Think of the Earth

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Think of the Earth
AuthorBertram Brooker
PublisherNelson & Sons
Publication date

Think of the Earth is a 1936 novel by the Canadian novelist Bertram Brooker. The book won the Governor General's Award for fiction in 1936.


An expatriate Englishman has a weekend of self-discovery in Manitoba: he falls in love, and realizes that he must become less introspective. The protagonist, Geoff Tavistock, visits a small town in rural Manitoba in 1907. Tavistock believes he is on a divinely inspired mission - to reconcile man with God once and for all.[1]


Sales of the initial publication in 1936 were slow and Brooker acknowledged that by the time his book was awarded the Governor General's Award, only eight copies had been sold.[2]

Think of the Earth has been portrayed as an example of ressentiment, a retelling of Crime and Punishment set as a historical novel of the Canadian Prairies in which a Nietzschean superman dreams of bringing his transvalued sense of justice to a primitive rural society.[3]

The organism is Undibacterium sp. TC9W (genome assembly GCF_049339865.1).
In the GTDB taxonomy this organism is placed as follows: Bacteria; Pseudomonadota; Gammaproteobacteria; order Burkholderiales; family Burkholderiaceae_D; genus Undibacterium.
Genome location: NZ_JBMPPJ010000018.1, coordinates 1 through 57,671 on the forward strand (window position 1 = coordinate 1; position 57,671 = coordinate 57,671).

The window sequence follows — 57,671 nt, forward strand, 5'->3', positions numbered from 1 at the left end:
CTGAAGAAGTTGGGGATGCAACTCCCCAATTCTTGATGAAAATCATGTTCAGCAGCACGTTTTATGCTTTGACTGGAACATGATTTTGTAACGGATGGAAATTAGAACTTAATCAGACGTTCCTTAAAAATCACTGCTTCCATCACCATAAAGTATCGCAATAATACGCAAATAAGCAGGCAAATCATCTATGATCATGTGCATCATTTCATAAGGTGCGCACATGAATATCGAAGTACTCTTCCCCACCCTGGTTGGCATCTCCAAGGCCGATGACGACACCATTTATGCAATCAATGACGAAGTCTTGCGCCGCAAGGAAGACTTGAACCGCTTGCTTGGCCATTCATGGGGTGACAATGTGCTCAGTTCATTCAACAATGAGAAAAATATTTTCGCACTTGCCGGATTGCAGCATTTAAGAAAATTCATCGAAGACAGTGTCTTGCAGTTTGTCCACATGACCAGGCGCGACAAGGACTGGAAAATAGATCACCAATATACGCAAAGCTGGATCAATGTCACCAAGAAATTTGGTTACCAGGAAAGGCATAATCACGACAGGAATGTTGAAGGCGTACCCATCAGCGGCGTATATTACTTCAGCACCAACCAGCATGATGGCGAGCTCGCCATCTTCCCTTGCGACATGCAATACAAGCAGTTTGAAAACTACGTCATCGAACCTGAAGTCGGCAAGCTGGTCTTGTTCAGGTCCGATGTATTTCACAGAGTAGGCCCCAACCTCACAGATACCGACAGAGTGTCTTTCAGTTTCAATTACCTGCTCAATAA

Literary critic John Moss characterized the book as being about a visionary experience but the book was not a visionary experience in itself. Moss called the prose awkward and the mood sombre. The protagonist Tavistock is portrayed as an eccentric without any trace of irony, an improbable messiah. Brooker's primary role as an abstract artist did not translate well to the medium of writing.[1]


  1. ^ a b Moss, John (1987). A Reader's Guide to the Canadian Novel (2 ed.). Toronto, Ontario: Mclelland and Stewart.
  2. ^ Doherty, Mike (October 27, 2016). "Taking stock: The Governor General's Literary Awards at 80". Toronto Star.
  3. ^ Willmott, Glenn (2001). "Canadian Ressentiment". New Literary History. The Johns Hopkins University Press. 32 (1): 133–156.

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